Hey there, time traveller!
This article was published 26/5/2009 (2703 days ago), so information in it may no longer be current.
The playoffs are usually about how you look forward, not back, but forgive us if we borrow the Manitoba Moose team-rule exception that allows just a few extra hours, maybe a day, to ponder a hard-earned victory.
The Moose are through three rounds after disposing of the difficult Houston Aeros on Monday night, ready to tackle their first-ever Calder Cup final series.
It took 62 victories this season to get this far, all brought more sharply into focus by the heartbreaks and failures of various pasts.
Consider just the most recent two -- though there are many more -- under head coach Scott Arniel.
In 2007, the Moose finished first in the division but just could not solve the Hamilton Bulldogs in the second round and were eventually put out of the playoffs on a fairly mouldy overtime goal.
In 2008's first round, the bully Syracuse Crunch beat them four times in overtime, the last two games decided on good goals aided by broken Moose sticks.
Those shattered sticks belonged to Brad Moran in Game 5 and Shaun Heshka in Game 6.
"I think it has been more sweet this year," Heshka said Tuesday. "Last year, my broken stick, and the year before it was such a letdown when Hamilton beat us because we had a good team that was predicted to do really well.
"Much like this year, but we're fulfilling some of those predictions."
Heshka said he didn't spend much time beating himself up for his bad luck that ended last season.
"It was unfortunate. We had a lot of chances to win that game," he said. "It was our lives, could happen to anyone. It wasn't like I made a bad play. I had no control over it.
"That battle was huge, very tough to lose, especially for me, because it was my stick that broke. We have some guys who went through some of that stuff, that disappointment, and it makes you want it more and gives you experience that playoff lives are always on the line and that every game counts."
That's the focus Moose coach Scott Arniel acknowledged on Tuesday.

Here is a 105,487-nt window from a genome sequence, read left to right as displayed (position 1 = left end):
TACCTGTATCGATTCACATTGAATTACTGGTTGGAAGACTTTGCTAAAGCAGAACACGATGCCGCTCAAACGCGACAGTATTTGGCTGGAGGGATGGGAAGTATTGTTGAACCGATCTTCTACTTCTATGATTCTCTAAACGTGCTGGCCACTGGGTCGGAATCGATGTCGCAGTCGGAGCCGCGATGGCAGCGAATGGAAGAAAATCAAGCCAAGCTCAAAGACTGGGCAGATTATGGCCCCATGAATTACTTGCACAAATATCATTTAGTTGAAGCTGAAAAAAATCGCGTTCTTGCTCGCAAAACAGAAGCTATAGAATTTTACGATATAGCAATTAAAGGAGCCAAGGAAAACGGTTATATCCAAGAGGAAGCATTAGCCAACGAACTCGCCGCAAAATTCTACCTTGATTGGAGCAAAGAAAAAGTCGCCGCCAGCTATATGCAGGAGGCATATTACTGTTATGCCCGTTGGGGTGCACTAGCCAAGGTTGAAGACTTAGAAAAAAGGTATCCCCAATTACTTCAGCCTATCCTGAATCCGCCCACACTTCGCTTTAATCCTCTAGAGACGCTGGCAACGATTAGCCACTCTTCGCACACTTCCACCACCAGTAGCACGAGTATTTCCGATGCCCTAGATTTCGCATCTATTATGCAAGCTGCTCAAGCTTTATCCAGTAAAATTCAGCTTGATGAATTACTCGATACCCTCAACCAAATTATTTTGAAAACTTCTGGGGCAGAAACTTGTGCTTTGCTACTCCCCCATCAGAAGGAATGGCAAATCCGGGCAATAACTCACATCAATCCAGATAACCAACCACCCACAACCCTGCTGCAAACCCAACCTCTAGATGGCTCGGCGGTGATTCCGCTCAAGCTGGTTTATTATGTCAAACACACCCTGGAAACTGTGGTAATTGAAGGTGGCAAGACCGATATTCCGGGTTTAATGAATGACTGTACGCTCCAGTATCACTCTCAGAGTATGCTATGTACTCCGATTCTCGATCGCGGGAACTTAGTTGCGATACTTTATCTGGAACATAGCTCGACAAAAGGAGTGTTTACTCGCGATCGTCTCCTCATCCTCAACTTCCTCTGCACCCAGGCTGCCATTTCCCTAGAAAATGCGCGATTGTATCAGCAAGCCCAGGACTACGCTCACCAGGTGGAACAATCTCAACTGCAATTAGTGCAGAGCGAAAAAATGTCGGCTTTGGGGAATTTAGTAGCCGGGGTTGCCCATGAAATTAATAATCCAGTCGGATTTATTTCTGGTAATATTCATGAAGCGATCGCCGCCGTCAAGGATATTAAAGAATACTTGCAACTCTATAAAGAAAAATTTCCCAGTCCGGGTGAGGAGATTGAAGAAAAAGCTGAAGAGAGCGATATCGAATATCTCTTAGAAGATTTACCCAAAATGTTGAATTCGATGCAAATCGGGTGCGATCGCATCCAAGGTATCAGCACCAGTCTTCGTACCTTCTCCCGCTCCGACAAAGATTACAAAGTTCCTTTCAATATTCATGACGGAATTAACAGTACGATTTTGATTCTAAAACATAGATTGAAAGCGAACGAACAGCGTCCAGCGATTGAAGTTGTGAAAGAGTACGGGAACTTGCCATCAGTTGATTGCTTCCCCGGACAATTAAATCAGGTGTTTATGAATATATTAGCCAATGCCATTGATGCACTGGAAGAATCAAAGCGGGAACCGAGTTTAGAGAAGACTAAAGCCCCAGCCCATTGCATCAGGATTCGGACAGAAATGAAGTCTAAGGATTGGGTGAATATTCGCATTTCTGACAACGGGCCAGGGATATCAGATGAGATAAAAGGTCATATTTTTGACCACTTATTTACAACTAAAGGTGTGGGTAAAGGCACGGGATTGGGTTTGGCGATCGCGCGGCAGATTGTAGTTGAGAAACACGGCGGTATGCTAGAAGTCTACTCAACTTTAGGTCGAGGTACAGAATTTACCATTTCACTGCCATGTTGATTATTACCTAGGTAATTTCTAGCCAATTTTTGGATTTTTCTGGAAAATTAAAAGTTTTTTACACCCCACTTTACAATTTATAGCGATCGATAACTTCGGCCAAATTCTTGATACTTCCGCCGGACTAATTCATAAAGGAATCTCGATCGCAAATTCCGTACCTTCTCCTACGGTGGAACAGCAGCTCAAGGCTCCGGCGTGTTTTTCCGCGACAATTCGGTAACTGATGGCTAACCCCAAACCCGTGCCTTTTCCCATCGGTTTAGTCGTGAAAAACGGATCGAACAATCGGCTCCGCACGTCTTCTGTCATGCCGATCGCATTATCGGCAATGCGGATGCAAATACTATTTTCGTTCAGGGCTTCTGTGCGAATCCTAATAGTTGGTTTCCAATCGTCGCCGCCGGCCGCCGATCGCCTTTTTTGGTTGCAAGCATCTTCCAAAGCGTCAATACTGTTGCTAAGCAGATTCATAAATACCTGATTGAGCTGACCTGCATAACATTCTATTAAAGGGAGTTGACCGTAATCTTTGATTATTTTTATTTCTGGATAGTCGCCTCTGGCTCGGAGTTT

"I went back and looked at those overtime games with Syracuse and tried to think of things I could have done different that I could use for the following year," Arniel said.
Iron sticks, or maybe wooden ones, might have been the only answer.
"Same thing with the year before in the Hamilton series," Arniel continued. "Just the other day, I was looking at the roster we used against Hamilton and I couldn't believe how good a team that was, not to be able to get by those guys.
"When you have those unfortunate times, you relish (these) a little and try to make sure you make the most of them. We knew as a team we were building over the course of the year, and to get to the end of 80 games and realize that we'd put together a pretty good hockey club, we wanted to make sure to make all those tough times and good times worthwhile come playoff time."
Moose defenceman Nolan Baumgartner, whose history with the team goes back to 2002, said the past's disappointments offer perspective.
"When you look back on it, it just didn't seem like it was meant to be that we'd move on," he said of the broken-stick episode last spring. "This year, it's a little better and we're happy about it.
"But in the lockout year (2005) we got to this point and got swept (in the conference final) and it doesn't leave your mind. You kind of forget about it, but it's always there when this time of year rolls around. I didn't want that to happen again. There was still a bitter taste in my mouth from getting swept in the conference final.
"It was nice to get it done (on Monday). It feels great, but there's work to do. Our goal was to get to this spot and now we have four wins to get what we ultimately want."
The Moose think their home rink has been fan-tastic, maybe never better in the playoffs.
"Last night was probably the loudest I've ever heard it," defenceman Nolan Baumgartner said about Monday's Game 6.
"From how the organization has built the team here and has committed to winning and showing the fans that's what we're committed to, it does bring out more people. And the more that come out, the more the word spreads, and I think they've warmed up to us a great deal and it showed last night."